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Spokane, Washington  Est. May 19, 1883
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City of Spokane braces for budget cuts

UPDATED: Mon., July 20, 2020

Spokane City Hall, as seen in 2012. Spokane officials are planning for significant budget cuts caused by the pandemic.  (JESSE TINSLEY)
Spokane City Hall, as seen in 2012. Spokane officials are planning for significant budget cuts caused by the pandemic. (JESSE TINSLEY)

Lawmakers in the city of Spokane are working to cover a nearly $19 million budget shortfall in 2020.

City officials discussed a menu of options to make up the gap on Monday that included refinancing city debt, dipping into city reserves, and slashing department budgets.

City Chief financial Officer Tonya Wallace briefed the Spokane City Council’s Finance and Administration Committee on a budget proposal that would combine all three cost-saving measures without resorting to layoffs or furloughs. But the fiscal outlook remains troublesome in 2021, when the city’s finance team expects Spokane to face a $14 million deficit.

Although the solution will be complex and the impact long-lasting, the problem is relatively simple. As the economy slowed due to the coronavirus earlier this year, so too did the revenues brought in by the city of Spokane.

Sales tax accounts for nearly one-quarter of the city’s $207 million in general fund revenue. To date, sales tax revenue is about 14% below the target for 2020. After a stellar first three months of the year, the economic turmoil brought on by the coronavirus caused taxable sales to drop noticeably compared to the same months last year.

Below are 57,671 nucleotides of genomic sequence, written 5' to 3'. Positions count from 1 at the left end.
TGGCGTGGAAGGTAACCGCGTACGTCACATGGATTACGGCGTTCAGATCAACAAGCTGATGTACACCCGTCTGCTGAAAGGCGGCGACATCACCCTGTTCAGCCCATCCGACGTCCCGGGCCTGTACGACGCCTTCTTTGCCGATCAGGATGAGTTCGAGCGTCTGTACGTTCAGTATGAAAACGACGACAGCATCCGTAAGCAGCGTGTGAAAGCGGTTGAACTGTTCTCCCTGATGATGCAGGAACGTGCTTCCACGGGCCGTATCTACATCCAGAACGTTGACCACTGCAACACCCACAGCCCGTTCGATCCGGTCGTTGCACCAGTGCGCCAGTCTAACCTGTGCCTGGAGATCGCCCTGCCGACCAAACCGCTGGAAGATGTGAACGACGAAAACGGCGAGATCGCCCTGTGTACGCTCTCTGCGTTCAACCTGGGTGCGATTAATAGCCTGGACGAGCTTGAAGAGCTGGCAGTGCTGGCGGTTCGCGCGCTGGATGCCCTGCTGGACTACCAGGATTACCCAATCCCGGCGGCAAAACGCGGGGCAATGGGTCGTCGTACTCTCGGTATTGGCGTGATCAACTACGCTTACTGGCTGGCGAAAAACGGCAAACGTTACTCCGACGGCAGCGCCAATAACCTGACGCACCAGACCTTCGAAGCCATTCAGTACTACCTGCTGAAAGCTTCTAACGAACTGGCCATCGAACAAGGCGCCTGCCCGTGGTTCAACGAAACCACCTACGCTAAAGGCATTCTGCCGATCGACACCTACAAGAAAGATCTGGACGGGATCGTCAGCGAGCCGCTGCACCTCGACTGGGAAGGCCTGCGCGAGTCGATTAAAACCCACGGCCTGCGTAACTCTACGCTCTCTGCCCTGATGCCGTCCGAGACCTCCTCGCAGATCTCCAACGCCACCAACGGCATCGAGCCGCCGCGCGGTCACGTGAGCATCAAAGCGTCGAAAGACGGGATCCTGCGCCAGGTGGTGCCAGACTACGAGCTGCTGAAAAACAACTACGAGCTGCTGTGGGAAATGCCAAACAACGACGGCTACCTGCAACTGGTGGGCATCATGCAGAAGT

Because the money it takes in through taxes and fees will be less than anticipated, the city is left with few choices.

The plan proposed on Monday calls for closing the 2020 fiscal gap with an $8 million reduction in department spending, the use of $6.4 million from city reserves and $4.3 million in savings from refinancing a public safety loan the city took out in 2014 to buy police and fire vehicles and other equipment.

The plan does not call for layoffs or furloughs of existing employees, largely because the city implemented a hiring freeze in April. To date, the city has saved $4.8 million in the salaries of positions that have gone unfilled. An additional $1.6 million has been cut from city supplies and services, and $1.2 million in other cost reductions have been made.

Because positions have gone unfilled, “departments are really going to have to manage that workload,” Wallace said.

“That workload, if it’s there, is going to fall to existing staff,” Wallace said.

Longterm, the city will have to look at ways to find greater efficiencies, she added, because residents expect city government to continue to provide services.

The outstanding amount on the public safety loan, taken from the Spokane Investment Pool, a fund of city reserves that’s invested, totals $19 million. It will be extended over 15 years and cost savings will be realized immediately, but the loan can be repaid at any time.

The city’s reserves totaled $44.5 million as it entered 2020. Wallace emphasized that, compared to many other cities, Spokane is in a good position to handle the current financial stress because of its stable reserves. But she warned that the city needs to continue to be prudent and careful.

The cuts were proposed Monday after every city department was asked to contemplate how cuts of 6% and 12% would impact their budgets. The city’s finance staff reviewed the departments’ submissions to formulate its plan, which prioritized limiting the cuts’ impact on existing employees and maintaining core city services.

With the City Council’s input, city staff will craft a special budget ordinance to enact the plan.

The city also will contemplate one-time investments to help restart the economy, Wallace said. She argued spending that generates economic output from local businesses would ultimately benefit the city’s revenues.

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